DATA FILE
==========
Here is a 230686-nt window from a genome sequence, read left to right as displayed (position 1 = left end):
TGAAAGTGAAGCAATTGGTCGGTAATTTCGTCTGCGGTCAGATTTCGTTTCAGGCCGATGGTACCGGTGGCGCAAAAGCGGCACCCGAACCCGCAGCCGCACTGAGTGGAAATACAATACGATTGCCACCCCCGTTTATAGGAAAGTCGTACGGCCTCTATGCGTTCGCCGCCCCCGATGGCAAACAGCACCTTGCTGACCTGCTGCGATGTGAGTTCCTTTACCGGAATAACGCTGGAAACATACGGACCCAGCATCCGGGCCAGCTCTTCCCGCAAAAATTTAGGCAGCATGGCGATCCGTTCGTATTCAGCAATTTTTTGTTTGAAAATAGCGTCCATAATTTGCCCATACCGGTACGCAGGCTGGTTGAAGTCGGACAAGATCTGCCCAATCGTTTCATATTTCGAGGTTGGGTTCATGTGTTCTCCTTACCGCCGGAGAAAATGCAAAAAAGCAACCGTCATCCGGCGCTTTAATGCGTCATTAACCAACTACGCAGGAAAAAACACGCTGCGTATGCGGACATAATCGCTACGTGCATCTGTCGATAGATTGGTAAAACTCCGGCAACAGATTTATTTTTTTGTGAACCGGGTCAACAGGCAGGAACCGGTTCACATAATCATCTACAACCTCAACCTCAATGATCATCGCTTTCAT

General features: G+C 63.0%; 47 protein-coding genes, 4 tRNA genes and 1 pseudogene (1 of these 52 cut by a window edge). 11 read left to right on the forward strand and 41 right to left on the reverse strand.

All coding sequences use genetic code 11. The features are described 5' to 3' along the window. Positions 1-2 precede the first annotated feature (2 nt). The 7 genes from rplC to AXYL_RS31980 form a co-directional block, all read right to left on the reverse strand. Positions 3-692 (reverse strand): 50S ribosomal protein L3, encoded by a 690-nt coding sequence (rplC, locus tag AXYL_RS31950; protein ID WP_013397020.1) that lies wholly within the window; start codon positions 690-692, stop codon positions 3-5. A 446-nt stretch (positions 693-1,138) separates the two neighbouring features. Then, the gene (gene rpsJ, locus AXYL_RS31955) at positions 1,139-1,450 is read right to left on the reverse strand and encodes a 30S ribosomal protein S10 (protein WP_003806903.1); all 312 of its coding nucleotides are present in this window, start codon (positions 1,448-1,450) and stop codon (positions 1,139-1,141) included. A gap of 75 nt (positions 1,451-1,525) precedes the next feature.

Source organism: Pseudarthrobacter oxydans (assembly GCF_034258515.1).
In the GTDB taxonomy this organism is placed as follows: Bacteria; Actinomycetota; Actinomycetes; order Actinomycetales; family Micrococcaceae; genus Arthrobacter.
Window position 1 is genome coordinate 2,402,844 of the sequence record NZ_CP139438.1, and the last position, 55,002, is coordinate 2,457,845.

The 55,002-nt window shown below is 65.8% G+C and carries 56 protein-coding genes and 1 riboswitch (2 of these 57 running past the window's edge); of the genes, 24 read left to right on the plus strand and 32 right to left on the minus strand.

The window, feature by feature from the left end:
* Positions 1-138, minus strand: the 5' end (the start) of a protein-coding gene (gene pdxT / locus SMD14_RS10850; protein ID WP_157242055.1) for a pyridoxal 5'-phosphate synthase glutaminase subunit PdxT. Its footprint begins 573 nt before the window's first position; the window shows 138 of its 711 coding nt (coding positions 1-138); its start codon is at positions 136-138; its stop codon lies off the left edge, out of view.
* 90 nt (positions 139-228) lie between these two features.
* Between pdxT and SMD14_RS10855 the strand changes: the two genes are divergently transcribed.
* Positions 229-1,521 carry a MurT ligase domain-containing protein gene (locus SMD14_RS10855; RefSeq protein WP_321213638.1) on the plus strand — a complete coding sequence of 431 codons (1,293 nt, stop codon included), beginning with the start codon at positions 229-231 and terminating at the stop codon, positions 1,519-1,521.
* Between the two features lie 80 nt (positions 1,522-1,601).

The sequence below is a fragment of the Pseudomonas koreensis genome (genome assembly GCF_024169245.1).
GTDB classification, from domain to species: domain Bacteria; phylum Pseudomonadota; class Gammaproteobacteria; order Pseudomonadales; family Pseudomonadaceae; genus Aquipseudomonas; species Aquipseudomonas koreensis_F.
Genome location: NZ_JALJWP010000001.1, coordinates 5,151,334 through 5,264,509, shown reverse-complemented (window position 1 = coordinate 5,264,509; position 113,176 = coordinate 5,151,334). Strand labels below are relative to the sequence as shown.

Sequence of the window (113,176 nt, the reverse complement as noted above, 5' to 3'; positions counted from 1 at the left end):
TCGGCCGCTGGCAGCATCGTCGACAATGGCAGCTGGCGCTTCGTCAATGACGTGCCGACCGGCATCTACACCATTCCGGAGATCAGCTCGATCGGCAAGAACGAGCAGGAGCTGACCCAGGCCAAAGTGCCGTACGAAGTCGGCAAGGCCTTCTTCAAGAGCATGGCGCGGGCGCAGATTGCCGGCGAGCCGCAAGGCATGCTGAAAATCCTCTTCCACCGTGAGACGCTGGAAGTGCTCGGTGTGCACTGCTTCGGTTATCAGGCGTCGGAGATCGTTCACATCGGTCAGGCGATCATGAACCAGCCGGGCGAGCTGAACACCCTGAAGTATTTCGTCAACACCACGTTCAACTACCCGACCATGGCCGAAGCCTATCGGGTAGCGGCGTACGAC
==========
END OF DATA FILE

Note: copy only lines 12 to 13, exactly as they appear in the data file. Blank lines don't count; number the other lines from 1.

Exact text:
* Between pdxT and SMD14_RS10855 the strand changes: the two genes are divergently transcribed.
* Positions 229-1,521 carry a MurT ligase domain-containing protein gene (locus SMD14_RS10855; RefSeq protein WP_321213638.1) on the plus strand — a complete coding sequence of 431 codons (1,293 nt, stop codon included), beginning with the start codon at positions 229-231 and terminating at the stop codon, positions 1,519-1,521.